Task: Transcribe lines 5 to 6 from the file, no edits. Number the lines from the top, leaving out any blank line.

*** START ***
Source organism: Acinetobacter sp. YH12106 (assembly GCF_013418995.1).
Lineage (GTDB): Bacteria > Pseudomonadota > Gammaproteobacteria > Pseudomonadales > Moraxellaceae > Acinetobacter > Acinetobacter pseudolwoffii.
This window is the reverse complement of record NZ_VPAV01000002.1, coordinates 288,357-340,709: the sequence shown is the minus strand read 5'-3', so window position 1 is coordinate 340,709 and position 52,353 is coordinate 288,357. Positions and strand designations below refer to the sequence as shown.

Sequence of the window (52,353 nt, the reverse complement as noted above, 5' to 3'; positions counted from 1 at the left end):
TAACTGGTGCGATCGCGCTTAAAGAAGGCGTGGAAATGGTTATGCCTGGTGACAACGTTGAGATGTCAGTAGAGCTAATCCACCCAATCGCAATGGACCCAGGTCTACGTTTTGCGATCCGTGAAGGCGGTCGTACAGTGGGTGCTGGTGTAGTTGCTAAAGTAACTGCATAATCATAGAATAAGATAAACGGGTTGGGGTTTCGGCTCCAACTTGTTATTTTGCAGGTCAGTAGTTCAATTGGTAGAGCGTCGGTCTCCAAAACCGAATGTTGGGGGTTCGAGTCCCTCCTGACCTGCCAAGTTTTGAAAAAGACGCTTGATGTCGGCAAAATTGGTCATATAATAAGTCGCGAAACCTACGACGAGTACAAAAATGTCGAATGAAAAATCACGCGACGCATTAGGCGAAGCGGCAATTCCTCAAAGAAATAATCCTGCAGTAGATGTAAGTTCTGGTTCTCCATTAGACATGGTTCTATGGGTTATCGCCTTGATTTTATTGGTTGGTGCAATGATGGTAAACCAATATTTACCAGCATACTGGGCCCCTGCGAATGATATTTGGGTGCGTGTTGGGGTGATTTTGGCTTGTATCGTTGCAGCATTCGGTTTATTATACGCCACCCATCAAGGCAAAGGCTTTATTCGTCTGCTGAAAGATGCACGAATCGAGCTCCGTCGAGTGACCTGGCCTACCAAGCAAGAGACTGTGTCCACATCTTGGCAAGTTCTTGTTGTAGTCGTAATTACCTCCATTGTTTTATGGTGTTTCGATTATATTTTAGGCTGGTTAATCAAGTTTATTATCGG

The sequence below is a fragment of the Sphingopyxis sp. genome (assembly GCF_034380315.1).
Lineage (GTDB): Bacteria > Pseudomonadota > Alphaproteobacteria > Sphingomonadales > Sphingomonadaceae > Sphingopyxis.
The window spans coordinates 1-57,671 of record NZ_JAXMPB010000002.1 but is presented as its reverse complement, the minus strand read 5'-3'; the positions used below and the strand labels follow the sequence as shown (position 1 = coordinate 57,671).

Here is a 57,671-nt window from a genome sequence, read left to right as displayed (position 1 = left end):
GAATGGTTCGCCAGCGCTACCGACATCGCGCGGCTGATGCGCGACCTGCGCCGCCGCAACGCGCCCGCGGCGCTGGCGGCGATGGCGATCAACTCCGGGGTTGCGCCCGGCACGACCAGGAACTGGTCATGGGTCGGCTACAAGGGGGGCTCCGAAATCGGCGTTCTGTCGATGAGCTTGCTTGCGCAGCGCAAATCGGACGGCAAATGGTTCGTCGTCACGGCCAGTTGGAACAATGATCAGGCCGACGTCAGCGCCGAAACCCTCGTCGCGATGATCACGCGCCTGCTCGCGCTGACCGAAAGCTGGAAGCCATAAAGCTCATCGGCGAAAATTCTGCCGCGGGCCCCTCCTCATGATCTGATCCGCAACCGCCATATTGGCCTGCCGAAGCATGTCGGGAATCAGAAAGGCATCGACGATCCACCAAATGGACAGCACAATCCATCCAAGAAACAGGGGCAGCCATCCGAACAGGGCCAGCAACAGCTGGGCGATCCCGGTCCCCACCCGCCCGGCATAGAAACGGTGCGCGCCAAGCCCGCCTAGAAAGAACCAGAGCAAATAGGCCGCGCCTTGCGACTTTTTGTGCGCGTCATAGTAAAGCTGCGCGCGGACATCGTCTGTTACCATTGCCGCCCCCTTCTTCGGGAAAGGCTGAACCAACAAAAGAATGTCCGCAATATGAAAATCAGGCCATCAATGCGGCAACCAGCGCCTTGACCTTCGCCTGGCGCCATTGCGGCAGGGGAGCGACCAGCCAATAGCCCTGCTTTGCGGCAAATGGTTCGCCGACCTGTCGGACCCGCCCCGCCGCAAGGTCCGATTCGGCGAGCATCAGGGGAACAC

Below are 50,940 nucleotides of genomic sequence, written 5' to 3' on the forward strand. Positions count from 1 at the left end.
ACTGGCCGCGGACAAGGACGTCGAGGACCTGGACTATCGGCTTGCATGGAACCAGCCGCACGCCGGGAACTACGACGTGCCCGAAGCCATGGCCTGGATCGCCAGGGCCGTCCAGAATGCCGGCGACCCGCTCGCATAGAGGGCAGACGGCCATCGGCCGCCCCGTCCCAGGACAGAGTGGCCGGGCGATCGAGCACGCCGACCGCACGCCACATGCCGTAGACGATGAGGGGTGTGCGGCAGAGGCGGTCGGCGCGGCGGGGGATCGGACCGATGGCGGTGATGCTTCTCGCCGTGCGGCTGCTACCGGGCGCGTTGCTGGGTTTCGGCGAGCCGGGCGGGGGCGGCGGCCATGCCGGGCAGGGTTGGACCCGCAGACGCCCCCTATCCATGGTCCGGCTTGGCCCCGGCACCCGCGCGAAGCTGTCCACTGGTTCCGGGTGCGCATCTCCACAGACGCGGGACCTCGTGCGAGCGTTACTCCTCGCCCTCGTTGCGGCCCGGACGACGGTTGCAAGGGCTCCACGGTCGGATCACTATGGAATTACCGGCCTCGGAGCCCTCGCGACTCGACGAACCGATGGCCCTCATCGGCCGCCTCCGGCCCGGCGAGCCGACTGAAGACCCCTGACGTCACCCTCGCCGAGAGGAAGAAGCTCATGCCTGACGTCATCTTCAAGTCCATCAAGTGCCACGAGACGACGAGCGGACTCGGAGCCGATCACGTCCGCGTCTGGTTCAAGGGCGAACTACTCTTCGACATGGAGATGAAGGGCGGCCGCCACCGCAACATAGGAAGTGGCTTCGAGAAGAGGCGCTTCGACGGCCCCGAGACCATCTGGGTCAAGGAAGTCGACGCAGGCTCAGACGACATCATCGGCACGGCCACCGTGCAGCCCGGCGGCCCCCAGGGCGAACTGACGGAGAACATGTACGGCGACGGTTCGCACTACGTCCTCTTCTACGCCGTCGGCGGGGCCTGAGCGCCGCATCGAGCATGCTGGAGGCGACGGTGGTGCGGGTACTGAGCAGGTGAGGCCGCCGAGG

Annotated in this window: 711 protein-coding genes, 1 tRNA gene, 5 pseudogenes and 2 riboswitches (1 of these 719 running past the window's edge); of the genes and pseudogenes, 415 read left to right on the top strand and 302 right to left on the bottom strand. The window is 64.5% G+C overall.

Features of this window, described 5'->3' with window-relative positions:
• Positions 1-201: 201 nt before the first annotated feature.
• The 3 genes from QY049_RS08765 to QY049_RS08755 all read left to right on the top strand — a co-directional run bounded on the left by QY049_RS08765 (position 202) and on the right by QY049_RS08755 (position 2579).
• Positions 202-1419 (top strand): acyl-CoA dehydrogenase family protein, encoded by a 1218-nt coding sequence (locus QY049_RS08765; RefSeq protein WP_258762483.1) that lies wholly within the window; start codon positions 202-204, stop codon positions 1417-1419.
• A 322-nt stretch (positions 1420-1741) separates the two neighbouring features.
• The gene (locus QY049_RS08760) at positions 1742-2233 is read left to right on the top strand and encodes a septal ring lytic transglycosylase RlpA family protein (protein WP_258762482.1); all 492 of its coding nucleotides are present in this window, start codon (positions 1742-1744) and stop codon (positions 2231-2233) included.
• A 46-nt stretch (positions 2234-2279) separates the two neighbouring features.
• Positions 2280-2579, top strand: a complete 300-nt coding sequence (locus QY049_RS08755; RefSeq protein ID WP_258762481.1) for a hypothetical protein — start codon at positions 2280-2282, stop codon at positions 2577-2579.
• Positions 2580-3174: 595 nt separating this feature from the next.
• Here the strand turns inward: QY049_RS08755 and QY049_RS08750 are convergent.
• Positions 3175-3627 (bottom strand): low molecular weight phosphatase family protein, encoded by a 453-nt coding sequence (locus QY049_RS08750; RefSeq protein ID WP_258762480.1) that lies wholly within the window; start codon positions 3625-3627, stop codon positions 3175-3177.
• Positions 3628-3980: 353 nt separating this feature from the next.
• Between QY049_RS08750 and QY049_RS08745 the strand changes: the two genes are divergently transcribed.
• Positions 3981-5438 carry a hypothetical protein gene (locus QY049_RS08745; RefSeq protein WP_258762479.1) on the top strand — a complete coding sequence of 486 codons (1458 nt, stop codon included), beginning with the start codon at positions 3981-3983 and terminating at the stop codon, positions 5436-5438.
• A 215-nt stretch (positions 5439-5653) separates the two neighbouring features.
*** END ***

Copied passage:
TAACTGGTGCGATCGCGCTTAAAGAAGGCGTGGAAATGGTTATGCCTGGTGACAACGTTGAGATGTCAGTAGAGCTAATCCACCCAATCGCAATGGACCCAGGTCTACGTTTTGCGATCCGTGAAGGCGGTCGTACAGTGGGTGCTGGTGTAGTTGCTAAAGTAACTGCATAATCATAGAATAAGATAAACGGGTTGGGGTTTCGGCTCCAACTTGTTATTTTGCAGGTCAGTAGTTCAATTGGTAGAGCGTCGGTCTCCAAAACCGAATGTTGGGGGTTCGAGTCCCTCCTGACCTGCCAAGTTTTGAAAAAGACGCTTGATGTCGGCAAAATTGGTCATATAATAAGTCGCGAAACCTACGACGAGTACAAAAATGTCGAATGAAAAATCACGCGACGCATTAGGCGAAGCGGCAATTCCTCAAAGAAATAATCCTGCAGTAGATGTAAGTTCTGGTTCTCCATTAGACATGGTTCTATGGGTTATCGCCTTGATTTTATTGGTTGGTGCAATGATGGTAAACCAATATTTACCAGCATACTGGGCCCCTGCGAATGATATTTGGGTGCGTGTTGGGGTGATTTTGGCTTGTATCGTTGCAGCATTCGGTTTATTATACGCCACCCATCAAGGCAAAGGCTTTATTCGTCTGCTGAAAGATGCACGAATCGAGCTCCGTCGAGTGACCTGGCCTACCAAGCAAGAGACTGTGTCCACATCTTGGCAAGTTCTTGTTGTAGTCGTAATTACCTCCATTGTTTTATGGTGTTTCGATTATATTTTAGGCTGGTTAATCAAGTTTATTATCGG

The sequence below is a fragment of the Sphingopyxis sp. genome (assembly GCF_034380315.1).